After eight days of daily lessons, he is pronounced fit to paddle a bicycle without outside help. He tries to refute the argument that he could have done it himself without instruction by saying that such a  move could have been risky for him considering his natural clumsiness. 

Consider his thoughts on a self taught man, for example:

The self taught man seldom knows anything accurately.., and besides he brags, and is the means of fooling other thoughtless people into going and doing as he himself has done. There are those that imagine that the unlucky accidents of life – life’s experiences – are in some way useful to us. I wish I could find out how. I never knew one of them to happen twice. They always change off and swap around and catch you on your inexperienced side.

He concludes that receiving proper instruction could have more than one benefit and in case of cycling, that added benefit could be saving up on Pond’s extract.

So the instructor, after asking a few questions about his strength and receiving unsatisfactory answers, eventually leaves him with the advice to keep practicing.

Then he left me, and I started out alone to seek adventures. You don’t really have to seek them – that is nothing but a phrase – they come to you.

Devoid of the encouragement from the instructor and his assistants, Twain takes a rather solo journey of  learning the bicycle. However unbeknownst to him a boy  gives him company in his adventure, though not in the form he expected. He paints a rather funny picture of this boy and the way he supported him through his practice sessions.

He was full of interest and comment.The first time I failed and went down he said that if he was me he would dress up in pillows, that’s what he would do.The next time I went down he advised me to go and learn a tricycle first. The third time I collapsed he said he didn’t believe I could stay on a horse-car.

Of course, Twain does not let this teasing get to him, he continues on with his practice sessions marvelling at how the bicycle has exposed unknown areas of the path he had been using for years. Little stones, cats, dogs, anything that came along his way, was bound to make him lose control and bite the dust, his falls usually resulted in injuries to him, while the bicycle stayed indestructible.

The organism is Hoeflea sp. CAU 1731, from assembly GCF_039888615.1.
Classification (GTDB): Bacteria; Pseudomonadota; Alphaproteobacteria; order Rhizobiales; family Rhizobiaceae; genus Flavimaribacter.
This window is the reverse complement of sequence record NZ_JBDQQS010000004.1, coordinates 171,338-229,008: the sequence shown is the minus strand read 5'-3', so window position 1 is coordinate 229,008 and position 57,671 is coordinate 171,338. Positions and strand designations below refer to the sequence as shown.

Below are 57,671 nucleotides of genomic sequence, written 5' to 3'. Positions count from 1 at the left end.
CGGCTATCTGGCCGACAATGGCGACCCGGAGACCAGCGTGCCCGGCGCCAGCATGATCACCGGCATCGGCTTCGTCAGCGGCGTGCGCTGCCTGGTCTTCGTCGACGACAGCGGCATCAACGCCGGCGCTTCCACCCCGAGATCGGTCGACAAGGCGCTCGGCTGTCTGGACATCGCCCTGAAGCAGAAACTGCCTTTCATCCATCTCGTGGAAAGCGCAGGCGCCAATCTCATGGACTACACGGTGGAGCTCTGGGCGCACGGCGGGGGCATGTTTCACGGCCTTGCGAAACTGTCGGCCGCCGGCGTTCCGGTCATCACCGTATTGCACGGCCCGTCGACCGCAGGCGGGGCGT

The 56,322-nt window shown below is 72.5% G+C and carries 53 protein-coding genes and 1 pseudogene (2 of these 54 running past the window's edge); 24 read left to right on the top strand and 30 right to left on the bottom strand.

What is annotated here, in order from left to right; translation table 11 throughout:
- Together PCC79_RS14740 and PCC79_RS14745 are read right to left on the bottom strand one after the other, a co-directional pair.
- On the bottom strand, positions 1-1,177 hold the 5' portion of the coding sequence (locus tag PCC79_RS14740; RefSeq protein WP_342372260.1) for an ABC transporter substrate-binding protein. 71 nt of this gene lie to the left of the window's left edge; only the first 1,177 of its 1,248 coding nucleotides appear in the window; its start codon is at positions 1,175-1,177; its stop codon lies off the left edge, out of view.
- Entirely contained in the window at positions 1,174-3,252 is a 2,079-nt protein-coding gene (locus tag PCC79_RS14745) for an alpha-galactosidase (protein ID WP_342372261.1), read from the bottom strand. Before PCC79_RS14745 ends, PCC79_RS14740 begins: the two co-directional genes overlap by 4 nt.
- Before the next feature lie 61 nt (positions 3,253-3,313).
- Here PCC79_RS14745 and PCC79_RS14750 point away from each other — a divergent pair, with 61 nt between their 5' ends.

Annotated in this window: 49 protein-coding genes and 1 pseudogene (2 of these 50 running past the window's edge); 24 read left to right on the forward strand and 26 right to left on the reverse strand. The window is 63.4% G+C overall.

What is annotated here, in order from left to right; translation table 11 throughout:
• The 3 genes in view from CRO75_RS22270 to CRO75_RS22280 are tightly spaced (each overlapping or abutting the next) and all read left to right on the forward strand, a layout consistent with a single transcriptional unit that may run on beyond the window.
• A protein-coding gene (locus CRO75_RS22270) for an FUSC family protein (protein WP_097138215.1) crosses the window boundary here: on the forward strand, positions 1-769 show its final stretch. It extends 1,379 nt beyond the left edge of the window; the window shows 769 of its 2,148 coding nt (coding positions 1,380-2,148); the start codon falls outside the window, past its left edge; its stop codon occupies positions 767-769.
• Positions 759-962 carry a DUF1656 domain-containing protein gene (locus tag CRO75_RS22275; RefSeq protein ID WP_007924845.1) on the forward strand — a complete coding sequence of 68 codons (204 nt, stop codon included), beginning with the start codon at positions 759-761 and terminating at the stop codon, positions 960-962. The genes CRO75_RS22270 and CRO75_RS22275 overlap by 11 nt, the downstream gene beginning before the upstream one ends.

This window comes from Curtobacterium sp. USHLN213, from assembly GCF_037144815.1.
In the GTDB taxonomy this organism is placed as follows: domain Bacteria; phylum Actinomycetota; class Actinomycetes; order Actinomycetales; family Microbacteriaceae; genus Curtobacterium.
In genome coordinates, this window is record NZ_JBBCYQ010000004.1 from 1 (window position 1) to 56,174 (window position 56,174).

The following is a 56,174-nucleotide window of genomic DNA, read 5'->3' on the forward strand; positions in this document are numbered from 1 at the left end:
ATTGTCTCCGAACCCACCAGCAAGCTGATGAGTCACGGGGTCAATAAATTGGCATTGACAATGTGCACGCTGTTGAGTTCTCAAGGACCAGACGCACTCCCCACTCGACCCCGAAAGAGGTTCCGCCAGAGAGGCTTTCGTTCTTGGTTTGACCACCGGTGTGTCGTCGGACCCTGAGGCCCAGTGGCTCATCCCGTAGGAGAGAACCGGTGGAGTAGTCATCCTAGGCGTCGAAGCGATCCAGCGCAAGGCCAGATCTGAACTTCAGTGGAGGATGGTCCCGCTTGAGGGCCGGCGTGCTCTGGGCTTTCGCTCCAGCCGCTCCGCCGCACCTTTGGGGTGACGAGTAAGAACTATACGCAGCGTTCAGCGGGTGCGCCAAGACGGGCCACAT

Dogs eventually presented a bigger challenge than the stones on the path:

They all liked to see me practice, and they all came, for there was very little going on in our neighborhood to entertain a dog. It took time to learn to miss a dog, but I achieved even that.

Twain leaves us with a little bicycle wisdom as well:

Get a bicycle. You will not regret it, if you live.

I am afraid I can say the same for this essay by Mark Twain. Grab your copy and read it now!

Reading this essay, in addition to grinning like an idiot when not guffawing like one, I couldn’t help but think of my initial bicycle learning days when I was a kid looking like the Vitruvian man both when sitting on and falling off my bicycle, calling my mom every time I mounted or dismounted it.

I thought my days were hard, but when I looked at this picture to see the bicycle Twain conquered, my own traumatic ‘bicyclical’ past faded away.

Mark Twain and his bicycle are my new favorite , and there ain’t gonna be no dismounting that bookshelf soon.

The bicycle Mark Twain was trying to tame.

P.S. Assuming that I was able to convince you to read Taming the Bicycle by Mark Twain, and you eventually were able to find time to do so, what section did you like the most?

Did anything from the story remind you of your own bicycle adventures?

We would love to hear from you!